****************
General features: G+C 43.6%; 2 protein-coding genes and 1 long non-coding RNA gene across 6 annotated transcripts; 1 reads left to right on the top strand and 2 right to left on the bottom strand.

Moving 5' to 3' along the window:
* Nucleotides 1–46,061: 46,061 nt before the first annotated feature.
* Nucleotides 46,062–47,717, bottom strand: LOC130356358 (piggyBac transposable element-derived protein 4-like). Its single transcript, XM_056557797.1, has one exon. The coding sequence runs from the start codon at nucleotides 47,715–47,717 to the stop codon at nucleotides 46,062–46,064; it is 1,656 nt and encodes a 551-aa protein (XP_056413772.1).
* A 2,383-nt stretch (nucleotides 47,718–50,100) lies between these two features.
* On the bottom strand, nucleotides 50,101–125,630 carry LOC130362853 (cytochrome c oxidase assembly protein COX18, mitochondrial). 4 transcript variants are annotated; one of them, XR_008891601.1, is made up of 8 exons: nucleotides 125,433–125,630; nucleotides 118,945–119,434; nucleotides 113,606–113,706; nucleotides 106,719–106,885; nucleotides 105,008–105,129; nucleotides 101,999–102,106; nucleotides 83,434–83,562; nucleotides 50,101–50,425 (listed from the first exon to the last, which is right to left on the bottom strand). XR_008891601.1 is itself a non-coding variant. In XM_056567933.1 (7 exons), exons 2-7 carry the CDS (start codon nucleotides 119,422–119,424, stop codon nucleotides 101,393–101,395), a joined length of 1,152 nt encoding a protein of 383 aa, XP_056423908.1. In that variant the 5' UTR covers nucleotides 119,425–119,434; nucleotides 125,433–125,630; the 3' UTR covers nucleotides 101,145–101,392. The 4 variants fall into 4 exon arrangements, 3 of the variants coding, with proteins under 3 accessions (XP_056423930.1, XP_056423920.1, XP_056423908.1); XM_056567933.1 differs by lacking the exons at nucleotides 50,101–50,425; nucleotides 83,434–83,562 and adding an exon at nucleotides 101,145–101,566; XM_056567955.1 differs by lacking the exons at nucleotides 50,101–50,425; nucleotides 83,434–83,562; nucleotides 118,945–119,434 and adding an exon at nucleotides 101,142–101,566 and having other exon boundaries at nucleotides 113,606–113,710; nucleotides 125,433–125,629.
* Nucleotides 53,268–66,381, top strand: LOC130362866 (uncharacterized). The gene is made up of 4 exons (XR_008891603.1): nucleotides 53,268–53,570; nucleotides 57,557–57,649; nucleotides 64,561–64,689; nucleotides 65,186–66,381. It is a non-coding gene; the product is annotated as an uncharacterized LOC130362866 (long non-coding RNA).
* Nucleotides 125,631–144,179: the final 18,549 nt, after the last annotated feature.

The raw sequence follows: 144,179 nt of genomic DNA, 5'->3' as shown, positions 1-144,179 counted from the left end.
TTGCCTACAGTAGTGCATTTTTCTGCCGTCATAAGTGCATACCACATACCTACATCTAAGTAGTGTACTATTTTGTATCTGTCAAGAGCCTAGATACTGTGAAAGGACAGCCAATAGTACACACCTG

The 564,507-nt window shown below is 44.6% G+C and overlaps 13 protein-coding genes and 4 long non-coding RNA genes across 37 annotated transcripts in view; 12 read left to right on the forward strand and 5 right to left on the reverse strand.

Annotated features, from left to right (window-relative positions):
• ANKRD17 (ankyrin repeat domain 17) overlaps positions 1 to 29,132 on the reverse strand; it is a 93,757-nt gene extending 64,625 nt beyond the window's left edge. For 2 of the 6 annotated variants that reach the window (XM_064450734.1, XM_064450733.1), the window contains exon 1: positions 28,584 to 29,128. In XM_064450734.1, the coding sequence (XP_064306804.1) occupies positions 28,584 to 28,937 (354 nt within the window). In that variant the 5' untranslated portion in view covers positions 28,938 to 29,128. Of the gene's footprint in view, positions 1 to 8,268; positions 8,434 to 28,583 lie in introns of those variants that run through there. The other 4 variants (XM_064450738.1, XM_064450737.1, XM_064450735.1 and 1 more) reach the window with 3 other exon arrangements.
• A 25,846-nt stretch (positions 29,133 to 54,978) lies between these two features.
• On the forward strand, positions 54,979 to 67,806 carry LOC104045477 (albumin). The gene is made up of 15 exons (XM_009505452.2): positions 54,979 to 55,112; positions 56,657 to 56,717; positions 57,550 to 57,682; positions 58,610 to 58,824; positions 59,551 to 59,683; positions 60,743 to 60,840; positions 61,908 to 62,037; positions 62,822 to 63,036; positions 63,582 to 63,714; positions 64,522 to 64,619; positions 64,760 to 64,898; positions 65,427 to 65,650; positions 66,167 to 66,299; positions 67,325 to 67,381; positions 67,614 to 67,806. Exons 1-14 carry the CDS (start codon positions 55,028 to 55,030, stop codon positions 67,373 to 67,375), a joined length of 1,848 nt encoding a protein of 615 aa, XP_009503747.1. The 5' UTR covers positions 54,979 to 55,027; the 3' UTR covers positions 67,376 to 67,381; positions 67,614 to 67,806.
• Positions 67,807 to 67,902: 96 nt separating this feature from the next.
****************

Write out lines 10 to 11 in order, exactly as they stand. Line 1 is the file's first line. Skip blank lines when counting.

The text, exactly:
TTGCCTACAGTAGTGCATTTTTCTGCCGTCATAAGTGCATACCACATACCTACATCTAAGTAGTGTACTATTTTGTATCTGTCAAGAGCCTAGATACTGTGAAAGGACAGCCAATAGTACACACCTG

The 564,507-nt window shown below is 44.6% G+C and overlaps 13 protein-coding genes and 4 long non-coding RNA genes across 37 annotated transcripts in view; 12 read left to right on the forward strand and 5 right to left on the reverse strand.